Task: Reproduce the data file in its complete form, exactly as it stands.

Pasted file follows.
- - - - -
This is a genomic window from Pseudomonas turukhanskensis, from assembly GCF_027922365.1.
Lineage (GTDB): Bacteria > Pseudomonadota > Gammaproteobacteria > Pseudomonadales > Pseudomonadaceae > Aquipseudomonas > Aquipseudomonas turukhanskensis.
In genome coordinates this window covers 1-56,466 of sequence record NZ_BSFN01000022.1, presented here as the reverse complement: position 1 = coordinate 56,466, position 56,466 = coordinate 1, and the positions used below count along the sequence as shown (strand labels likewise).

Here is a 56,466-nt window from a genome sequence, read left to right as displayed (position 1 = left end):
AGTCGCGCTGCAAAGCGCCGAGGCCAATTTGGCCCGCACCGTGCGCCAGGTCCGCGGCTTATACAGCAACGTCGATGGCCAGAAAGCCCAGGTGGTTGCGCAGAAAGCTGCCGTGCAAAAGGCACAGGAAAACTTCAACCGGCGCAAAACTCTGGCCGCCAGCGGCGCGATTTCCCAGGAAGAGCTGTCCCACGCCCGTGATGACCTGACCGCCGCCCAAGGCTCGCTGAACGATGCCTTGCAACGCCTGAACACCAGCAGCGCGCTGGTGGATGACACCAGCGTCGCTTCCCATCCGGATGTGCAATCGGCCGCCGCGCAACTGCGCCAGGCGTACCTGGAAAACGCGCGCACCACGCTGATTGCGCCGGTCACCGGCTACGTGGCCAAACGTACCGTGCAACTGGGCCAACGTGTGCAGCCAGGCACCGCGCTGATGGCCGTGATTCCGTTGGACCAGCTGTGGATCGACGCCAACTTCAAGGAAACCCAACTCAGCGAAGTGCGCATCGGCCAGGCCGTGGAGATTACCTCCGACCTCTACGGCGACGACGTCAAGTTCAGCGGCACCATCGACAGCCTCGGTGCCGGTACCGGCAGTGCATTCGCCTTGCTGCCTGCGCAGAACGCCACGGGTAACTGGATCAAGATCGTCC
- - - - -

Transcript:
This is a genomic window from Pseudomonas turukhanskensis, from assembly GCF_027922365.1.
Lineage (GTDB): Bacteria > Pseudomonadota > Gammaproteobacteria > Pseudomonadales > Pseudomonadaceae > Aquipseudomonas > Aquipseudomonas turukhanskensis.
In genome coordinates this window covers 1-56,466 of sequence record NZ_BSFN01000022.1, presented here as the reverse complement: position 1 = coordinate 56,466, position 56,466 = coordinate 1, and the positions used below count along the sequence as shown (strand labels likewise).

Here is a 56,466-nt window from a genome sequence, read left to right as displayed (position 1 = left end):
AGTCGCGCTGCAAAGCGCCGAGGCCAATTTGGCCCGCACCGTGCGCCAGGTCCGCGGCTTATACAGCAACGTCGATGGCCAGAAAGCCCAGGTGGTTGCGCAGAAAGCTGCCGTGCAAAAGGCACAGGAAAACTTCAACCGGCGCAAAACTCTGGCCGCCAGCGGCGCGATTTCCCAGGAAGAGCTGTCCCACGCCCGTGATGACCTGACCGCCGCCCAAGGCTCGCTGAACGATGCCTTGCAACGCCTGAACACCAGCAGCGCGCTGGTGGATGACACCAGCGTCGCTTCCCATCCGGATGTGCAATCGGCCGCCGCGCAACTGCGCCAGGCGTACCTGGAAAACGCGCGCACCACGCTGATTGCGCCGGTCACCGGCTACGTGGCCAAACGTACCGTGCAACTGGGCCAACGTGTGCAGCCAGGCACCGCGCTGATGGCCGTGATTCCGTTGGACCAGCTGTGGATCGACGCCAACTTCAAGGAAACCCAACTCAGCGAAGTGCGCATCGGCCAGGCCGTGGAGATTACCTCCGACCTCTACGGCGACGACGTCAAGTTCAGCGGCACCATCGACAGCCTCGGTGCCGGTACCGGCAGTGCATTCGCCTTGCTGCCTGCGCAGAACGCCACGGGTAACTGGATCAAGATCGTCC